The new semester has just begun, and with that comes a new batch of promising Master of Science in Data Science students. To celebrate our incoming class, we decided to talk with five of the incoming students, to hear about their backgrounds, their interests, and their goals for the future. We’ll be interviewing one student each day of this week, and today we’ll be talking with Zhanna Zhanabekova.
What drew you to the Master of Science in Data Science program?
As an economist, I think that the union of economic reasoning and data science can lead to more efficient ways of analyzing markets, understanding economic behavior, and conducting academic research. I wanted to go beyond the traditional economics education, and I felt that the Master of Science in Data Science program would be a great way to merge my interests in economics, big data, and artificial intelligence.
What did you study before coming to the Master of Science in Data Science program?
As an undergraduate student, I studied developmental economics, and a little bit of social psychology. During my graduate studies, I focused on industrial organization, game theory, applied econometrics, and monetary economics.
Can you talk about some research projects that you’ve worked on?
For my graduate thesis, I conducted research on community health centers providing affordable primary care services for those with little access to health care. Often times, individuals without insurance will wind up going to the emergency room for non-urgent or preventable conditions, and I found that community health centers can help reduce the number of emergency room visits from noninsured patients.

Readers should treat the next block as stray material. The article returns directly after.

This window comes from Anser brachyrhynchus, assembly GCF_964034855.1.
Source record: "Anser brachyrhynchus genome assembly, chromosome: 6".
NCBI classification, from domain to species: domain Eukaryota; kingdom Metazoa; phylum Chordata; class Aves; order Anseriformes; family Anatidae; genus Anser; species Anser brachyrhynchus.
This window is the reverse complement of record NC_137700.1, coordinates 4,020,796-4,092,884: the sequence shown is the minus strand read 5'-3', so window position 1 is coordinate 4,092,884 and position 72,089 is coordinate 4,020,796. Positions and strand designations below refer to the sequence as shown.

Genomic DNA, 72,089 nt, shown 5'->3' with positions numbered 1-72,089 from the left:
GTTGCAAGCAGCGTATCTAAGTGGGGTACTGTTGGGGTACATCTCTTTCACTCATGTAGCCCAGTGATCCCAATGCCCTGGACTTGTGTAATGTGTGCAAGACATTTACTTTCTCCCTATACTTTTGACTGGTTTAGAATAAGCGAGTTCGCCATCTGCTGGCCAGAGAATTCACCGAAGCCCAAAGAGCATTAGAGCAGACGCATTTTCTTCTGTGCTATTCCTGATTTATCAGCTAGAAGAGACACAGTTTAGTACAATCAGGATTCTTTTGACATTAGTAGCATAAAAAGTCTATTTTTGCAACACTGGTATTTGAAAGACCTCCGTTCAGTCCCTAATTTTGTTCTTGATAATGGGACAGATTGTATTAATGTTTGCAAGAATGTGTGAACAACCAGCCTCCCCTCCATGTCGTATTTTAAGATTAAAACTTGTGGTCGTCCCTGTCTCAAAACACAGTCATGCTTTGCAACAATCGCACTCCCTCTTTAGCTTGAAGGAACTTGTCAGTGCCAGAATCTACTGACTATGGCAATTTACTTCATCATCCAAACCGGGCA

I think that data science has the potential to lower informational costs in healthcare, allow for more targeted cost-benefit analyses, and ultimately help patients and providers make more informed decisions.
Within the field of data science, there are many different disciplines, and an even wider set of possible applications. Can you talk about the subsets of data science, or the data science applications that you’re most interested in perusing?
Economists live and breathe data, and yet big data has not really attracted a lot of serious interest among (academic) economists because an increased amount of data does not necessarily solve the problem of estimating causal links. However, I think there is a growing realization that incorporating machine learning techniques could strengthen economic research and allow economists to pursue new research questions. Economists have to learn how to work with big data, and how to process unstructured data. Issues such as dimensionality reduction, selection of variables, robustness of coefficients, replicability, data storage, and interpretation of results are likely to become more prominent in the field of economics in the next few years.
I am also interested in finding ways to intersect AI and game theory in real-world applications.
What are you ultimately looking to get out of your time at the Center for Data Science?
I want to gain proficiency in the areas that I am least familiar with such as machine learning, cognitive computing, neural networks, and big data tools. Combining this expertise with my background in economics will allow me to approach real-world and research problems from a more comprehensive and diverse perspective.